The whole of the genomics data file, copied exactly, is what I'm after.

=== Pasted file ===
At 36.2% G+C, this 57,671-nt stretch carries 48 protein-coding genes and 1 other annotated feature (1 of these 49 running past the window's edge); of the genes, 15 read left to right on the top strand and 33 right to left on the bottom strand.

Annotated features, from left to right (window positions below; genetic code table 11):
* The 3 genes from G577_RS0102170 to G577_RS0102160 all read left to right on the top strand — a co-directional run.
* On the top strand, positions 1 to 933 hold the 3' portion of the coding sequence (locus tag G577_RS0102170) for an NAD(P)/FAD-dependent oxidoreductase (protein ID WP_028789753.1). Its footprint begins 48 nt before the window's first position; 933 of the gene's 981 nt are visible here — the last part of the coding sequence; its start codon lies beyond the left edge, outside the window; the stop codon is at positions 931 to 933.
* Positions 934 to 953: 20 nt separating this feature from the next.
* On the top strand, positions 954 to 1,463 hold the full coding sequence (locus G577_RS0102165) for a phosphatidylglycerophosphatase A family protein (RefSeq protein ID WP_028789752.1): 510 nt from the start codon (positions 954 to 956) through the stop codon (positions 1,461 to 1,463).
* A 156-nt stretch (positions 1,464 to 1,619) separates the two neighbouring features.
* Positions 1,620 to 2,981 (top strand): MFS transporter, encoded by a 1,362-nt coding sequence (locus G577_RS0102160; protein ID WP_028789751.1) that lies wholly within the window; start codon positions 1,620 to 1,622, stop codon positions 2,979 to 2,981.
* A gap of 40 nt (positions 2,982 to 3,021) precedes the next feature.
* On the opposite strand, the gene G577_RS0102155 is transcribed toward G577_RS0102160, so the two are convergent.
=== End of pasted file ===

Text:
At 36.2% G+C, this 57,671-nt stretch carries 48 protein-coding genes and 1 other annotated feature (1 of these 49 running past the window's edge); of the genes, 15 read left to right on the top strand and 33 right to left on the bottom strand.

Annotated features, from left to right (window positions below; genetic code table 11):
* The 3 genes from G577_RS0102170 to G577_RS0102160 all read left to right on the top strand — a co-directional run.
* On the top strand, positions 1 to 933 hold the 3' portion of the coding sequence (locus tag G577_RS0102170) for an NAD(P)/FAD-dependent oxidoreductase (protein ID WP_028789753.1). Its footprint begins 48 nt before the window's first position; 933 of the gene's 981 nt are visible here — the last part of the coding sequence; its start codon lies beyond the left edge, outside the window; the stop codon is at positions 931 to 933.
* Positions 934 to 953: 20 nt separating this feature from the next.
* On the top strand, positions 954 to 1,463 hold the full coding sequence (locus G577_RS0102165) for a phosphatidylglycerophosphatase A family protein (RefSeq protein ID WP_028789752.1): 510 nt from the start codon (positions 954 to 956) through the stop codon (positions 1,461 to 1,463).
* A 156-nt stretch (positions 1,464 to 1,619) separates the two neighbouring features.
* Positions 1,620 to 2,981 (top strand): MFS transporter, encoded by a 1,362-nt coding sequence (locus G577_RS0102160; protein ID WP_028789751.1) that lies wholly within the window; start codon positions 1,620 to 1,622, stop codon positions 2,979 to 2,981.
* A gap of 40 nt (positions 2,982 to 3,021) precedes the next feature.
* On the opposite strand, the gene G577_RS0102155 is transcribed toward G577_RS0102160, so the two are convergent.